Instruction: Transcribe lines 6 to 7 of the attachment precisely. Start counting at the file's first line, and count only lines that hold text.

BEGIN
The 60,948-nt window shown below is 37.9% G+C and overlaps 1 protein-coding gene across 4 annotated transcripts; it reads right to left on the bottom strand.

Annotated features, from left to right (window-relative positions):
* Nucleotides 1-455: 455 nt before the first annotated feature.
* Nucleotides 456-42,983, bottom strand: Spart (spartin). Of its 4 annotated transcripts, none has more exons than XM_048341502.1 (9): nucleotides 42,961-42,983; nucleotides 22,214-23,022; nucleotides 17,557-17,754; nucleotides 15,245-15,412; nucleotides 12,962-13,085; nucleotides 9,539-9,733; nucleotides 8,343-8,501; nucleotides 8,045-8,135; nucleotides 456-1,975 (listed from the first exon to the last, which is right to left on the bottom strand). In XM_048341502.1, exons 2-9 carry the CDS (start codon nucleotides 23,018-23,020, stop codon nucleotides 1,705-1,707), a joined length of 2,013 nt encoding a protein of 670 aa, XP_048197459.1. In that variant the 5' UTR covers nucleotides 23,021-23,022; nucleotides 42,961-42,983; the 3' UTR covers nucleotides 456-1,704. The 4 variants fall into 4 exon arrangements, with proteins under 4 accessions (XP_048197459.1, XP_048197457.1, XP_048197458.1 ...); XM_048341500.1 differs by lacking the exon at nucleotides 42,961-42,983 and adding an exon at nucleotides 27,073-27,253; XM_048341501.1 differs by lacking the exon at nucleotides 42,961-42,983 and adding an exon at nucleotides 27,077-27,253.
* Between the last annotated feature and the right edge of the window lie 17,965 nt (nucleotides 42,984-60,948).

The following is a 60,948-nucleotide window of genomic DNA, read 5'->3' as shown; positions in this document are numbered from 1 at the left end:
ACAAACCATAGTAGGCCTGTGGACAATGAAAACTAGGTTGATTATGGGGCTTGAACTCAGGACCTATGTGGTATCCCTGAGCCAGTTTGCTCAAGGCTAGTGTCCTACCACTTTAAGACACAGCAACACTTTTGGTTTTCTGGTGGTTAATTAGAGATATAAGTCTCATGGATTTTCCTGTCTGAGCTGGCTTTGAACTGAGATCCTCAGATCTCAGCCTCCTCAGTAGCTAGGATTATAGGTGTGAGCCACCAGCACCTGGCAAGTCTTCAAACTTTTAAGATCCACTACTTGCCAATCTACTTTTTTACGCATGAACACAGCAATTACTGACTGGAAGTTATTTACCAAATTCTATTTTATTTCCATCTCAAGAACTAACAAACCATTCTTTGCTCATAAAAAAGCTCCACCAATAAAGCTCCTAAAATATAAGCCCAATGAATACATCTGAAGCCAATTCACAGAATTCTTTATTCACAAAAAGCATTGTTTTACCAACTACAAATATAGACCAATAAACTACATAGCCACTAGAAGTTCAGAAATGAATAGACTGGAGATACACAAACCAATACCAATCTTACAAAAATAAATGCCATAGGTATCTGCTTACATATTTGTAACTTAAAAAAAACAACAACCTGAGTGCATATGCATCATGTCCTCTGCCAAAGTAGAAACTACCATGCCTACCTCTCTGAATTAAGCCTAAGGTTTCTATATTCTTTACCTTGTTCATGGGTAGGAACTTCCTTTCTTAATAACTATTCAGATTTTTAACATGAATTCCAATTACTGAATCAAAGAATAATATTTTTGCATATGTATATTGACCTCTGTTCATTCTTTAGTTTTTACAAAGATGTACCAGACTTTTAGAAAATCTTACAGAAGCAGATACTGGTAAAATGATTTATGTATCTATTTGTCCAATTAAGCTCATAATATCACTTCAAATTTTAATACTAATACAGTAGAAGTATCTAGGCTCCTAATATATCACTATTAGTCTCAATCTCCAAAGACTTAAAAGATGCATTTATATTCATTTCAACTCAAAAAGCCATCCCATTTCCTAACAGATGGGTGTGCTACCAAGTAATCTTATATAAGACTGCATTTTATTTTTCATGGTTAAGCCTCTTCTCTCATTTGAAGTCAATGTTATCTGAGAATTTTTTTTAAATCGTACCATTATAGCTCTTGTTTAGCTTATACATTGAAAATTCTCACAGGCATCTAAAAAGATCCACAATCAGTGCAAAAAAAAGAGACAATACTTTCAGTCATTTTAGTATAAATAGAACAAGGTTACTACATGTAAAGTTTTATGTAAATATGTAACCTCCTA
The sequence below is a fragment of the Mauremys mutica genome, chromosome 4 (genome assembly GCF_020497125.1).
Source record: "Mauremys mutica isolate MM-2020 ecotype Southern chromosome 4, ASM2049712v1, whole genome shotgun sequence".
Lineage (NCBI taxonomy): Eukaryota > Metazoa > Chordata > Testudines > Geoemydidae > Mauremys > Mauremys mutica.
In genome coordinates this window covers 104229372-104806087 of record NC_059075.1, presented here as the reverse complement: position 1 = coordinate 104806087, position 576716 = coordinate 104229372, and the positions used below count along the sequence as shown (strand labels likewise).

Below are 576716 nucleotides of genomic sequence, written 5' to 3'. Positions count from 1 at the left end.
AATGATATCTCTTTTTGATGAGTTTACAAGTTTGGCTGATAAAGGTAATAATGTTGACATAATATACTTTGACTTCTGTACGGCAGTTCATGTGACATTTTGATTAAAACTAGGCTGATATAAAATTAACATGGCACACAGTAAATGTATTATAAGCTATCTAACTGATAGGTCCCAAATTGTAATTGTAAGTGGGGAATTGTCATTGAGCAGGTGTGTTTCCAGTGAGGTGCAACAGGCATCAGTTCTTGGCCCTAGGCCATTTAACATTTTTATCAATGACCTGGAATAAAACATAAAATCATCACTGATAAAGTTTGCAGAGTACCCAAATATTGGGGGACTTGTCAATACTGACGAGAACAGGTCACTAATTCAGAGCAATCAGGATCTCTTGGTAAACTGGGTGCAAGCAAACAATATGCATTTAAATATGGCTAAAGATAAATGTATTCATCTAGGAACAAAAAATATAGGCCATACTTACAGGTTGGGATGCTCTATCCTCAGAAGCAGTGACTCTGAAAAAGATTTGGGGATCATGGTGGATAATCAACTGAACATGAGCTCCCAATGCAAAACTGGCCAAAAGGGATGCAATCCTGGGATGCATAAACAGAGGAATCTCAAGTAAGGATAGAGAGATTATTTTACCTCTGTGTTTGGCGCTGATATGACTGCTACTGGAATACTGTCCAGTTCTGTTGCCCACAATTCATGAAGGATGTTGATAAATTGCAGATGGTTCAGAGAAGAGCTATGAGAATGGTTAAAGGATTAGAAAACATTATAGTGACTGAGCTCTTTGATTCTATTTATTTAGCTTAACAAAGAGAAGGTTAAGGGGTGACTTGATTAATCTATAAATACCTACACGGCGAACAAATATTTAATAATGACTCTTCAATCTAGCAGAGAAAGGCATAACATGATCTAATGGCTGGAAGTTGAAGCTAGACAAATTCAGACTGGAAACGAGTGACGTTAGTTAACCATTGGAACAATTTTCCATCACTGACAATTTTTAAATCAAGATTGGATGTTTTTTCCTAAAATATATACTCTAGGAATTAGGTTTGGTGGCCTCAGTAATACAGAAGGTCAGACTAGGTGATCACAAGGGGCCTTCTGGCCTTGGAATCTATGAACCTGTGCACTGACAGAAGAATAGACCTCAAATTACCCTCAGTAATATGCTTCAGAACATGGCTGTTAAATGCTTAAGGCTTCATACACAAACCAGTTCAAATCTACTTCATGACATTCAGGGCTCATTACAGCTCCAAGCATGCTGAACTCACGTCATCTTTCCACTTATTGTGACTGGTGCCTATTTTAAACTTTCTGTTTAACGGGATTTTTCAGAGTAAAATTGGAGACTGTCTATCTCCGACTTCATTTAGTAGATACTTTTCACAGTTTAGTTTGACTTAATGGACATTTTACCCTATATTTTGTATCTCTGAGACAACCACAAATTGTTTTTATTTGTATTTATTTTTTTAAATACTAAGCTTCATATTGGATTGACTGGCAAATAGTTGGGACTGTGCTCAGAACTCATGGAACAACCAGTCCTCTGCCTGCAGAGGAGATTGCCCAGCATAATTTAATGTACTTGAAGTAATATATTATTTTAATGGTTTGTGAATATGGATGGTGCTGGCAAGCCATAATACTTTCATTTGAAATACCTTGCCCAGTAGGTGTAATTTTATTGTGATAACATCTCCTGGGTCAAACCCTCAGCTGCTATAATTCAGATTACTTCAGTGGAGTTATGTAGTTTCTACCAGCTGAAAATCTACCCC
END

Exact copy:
The following is a 60,948-nucleotide window of genomic DNA, read 5'->3' as shown; positions in this document are numbered from 1 at the left end:
ACAAACCATAGTAGGCCTGTGGACAATGAAAACTAGGTTGATTATGGGGCTTGAACTCAGGACCTATGTGGTATCCCTGAGCCAGTTTGCTCAAGGCTAGTGTCCTACCACTTTAAGACACAGCAACACTTTTGGTTTTCTGGTGGTTAATTAGAGATATAAGTCTCATGGATTTTCCTGTCTGAGCTGGCTTTGAACTGAGATCCTCAGATCTCAGCCTCCTCAGTAGCTAGGATTATAGGTGTGAGCCACCAGCACCTGGCAAGTCTTCAAACTTTTAAGATCCACTACTTGCCAATCTACTTTTTTACGCATGAACACAGCAATTACTGACTGGAAGTTATTTACCAAATTCTATTTTATTTCCATCTCAAGAACTAACAAACCATTCTTTGCTCATAAAAAAGCTCCACCAATAAAGCTCCTAAAATATAAGCCCAATGAATACATCTGAAGCCAATTCACAGAATTCTTTATTCACAAAAAGCATTGTTTTACCAACTACAAATATAGACCAATAAACTACATAGCCACTAGAAGTTCAGAAATGAATAGACTGGAGATACACAAACCAATACCAATCTTACAAAAATAAATGCCATAGGTATCTGCTTACATATTTGTAACTTAAAAAAAACAACAACCTGAGTGCATATGCATCATGTCCTCTGCCAAAGTAGAAACTACCATGCCTACCTCTCTGAATTAAGCCTAAGGTTTCTATATTCTTTACCTTGTTCATGGGTAGGAACTTCCTTTCTTAATAACTATTCAGATTTTTAACATGAATTCCAATTACTGAATCAAAGAATAATATTTTTGCATATGTATATTGACCTCTGTTCATTCTTTAGTTTTTACAAAGATGTACCAGACTTTTAGAAAATCTTACAGAAGCAGATACTGGTAAAATGATTTATGTATCTATTTGTCCAATTAAGCTCATAATATCACTTCAAATTTTAATACTAATACAGTAGAAGTATCTAGGCTCCTAATATATCACTATTAGTCTCAATCTCCAAAGACTTAAAAGATGCATTTATATTCATTTCAACTCAAAAAGCCATCCCATTTCCTAACAGATGGGTGTGCTACCAAGTAATCTTATATAAGACTGCATTTTATTTTTCATGGTTAAGCCTCTTCTCTCATTTGAAGTCAATGTTATCTGAGAATTTTTTTTAAATCGTACCATTATAGCTCTTGTTTAGCTTATACATTGAAAATTCTCACAGGCATCTAAAAAGATCCACAATCAGTGCAAAAAAAAGAGACAATACTTTCAGTCATTTTAGTATAAATAGAACAAGGTTACTACATGTAAAGTTTTATGTAAATATGTAACCTCCTA